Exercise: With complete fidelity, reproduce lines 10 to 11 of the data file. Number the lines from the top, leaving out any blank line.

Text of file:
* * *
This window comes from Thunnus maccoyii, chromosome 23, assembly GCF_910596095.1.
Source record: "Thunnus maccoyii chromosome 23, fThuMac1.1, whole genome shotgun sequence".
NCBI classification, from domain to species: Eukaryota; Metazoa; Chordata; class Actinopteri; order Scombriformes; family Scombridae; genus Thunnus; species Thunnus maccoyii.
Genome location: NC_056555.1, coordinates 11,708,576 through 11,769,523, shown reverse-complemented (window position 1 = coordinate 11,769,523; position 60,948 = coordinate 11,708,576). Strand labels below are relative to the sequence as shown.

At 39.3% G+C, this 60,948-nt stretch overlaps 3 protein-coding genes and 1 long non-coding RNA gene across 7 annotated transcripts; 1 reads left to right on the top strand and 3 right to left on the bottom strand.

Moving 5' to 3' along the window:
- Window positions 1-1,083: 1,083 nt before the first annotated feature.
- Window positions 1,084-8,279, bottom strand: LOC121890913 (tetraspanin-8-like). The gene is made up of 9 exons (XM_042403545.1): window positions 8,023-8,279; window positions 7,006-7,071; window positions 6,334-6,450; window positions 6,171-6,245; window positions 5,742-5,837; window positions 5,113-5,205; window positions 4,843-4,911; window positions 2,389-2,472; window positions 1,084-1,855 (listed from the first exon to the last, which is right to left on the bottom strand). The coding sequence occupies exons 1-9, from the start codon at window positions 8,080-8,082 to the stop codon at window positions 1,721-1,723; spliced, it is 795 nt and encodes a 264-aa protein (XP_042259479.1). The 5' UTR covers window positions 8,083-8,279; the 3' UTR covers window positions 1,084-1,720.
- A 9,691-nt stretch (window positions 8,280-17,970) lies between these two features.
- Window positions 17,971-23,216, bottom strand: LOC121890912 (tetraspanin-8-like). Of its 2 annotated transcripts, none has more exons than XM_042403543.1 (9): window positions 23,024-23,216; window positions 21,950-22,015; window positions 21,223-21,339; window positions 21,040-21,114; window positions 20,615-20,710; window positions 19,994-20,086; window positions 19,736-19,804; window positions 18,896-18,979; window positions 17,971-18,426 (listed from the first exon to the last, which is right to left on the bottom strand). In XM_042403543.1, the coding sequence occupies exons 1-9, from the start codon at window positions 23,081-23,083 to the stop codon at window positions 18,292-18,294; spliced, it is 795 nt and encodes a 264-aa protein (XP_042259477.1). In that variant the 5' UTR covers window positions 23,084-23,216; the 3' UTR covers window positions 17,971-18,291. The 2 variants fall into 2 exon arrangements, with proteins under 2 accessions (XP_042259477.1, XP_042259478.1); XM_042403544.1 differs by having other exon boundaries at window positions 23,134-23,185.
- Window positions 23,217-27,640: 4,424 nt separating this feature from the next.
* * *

- Window positions 17,971-23,216, bottom strand: LOC121890912 (tetraspanin-8-like). Of its 2 annotated transcripts, none has more exons than XM_042403543.1 (9): window positions 23,024-23,216; window positions 21,950-22,015; window positions 21,223-21,339; window positions 21,040-21,114; window positions 20,615-20,710; window positions 19,994-20,086; window positions 19,736-19,804; window positions 18,896-18,979; window positions 17,971-18,426 (listed from the first exon to the last, which is right to left on the bottom strand). In XM_042403543.1, the coding sequence occupies exons 1-9, from the start codon at window positions 23,081-23,083 to the stop codon at window positions 18,292-18,294; spliced, it is 795 nt and encodes a 264-aa protein (XP_042259477.1). In that variant the 5' UTR covers window positions 23,084-23,216; the 3' UTR covers window positions 17,971-18,291. The 2 variants fall into 2 exon arrangements, with proteins under 2 accessions (XP_042259477.1, XP_042259478.1); XM_042403544.1 differs by having other exon boundaries at window positions 23,134-23,185.
- Window positions 23,217-27,640: 4,424 nt separating this feature from the next.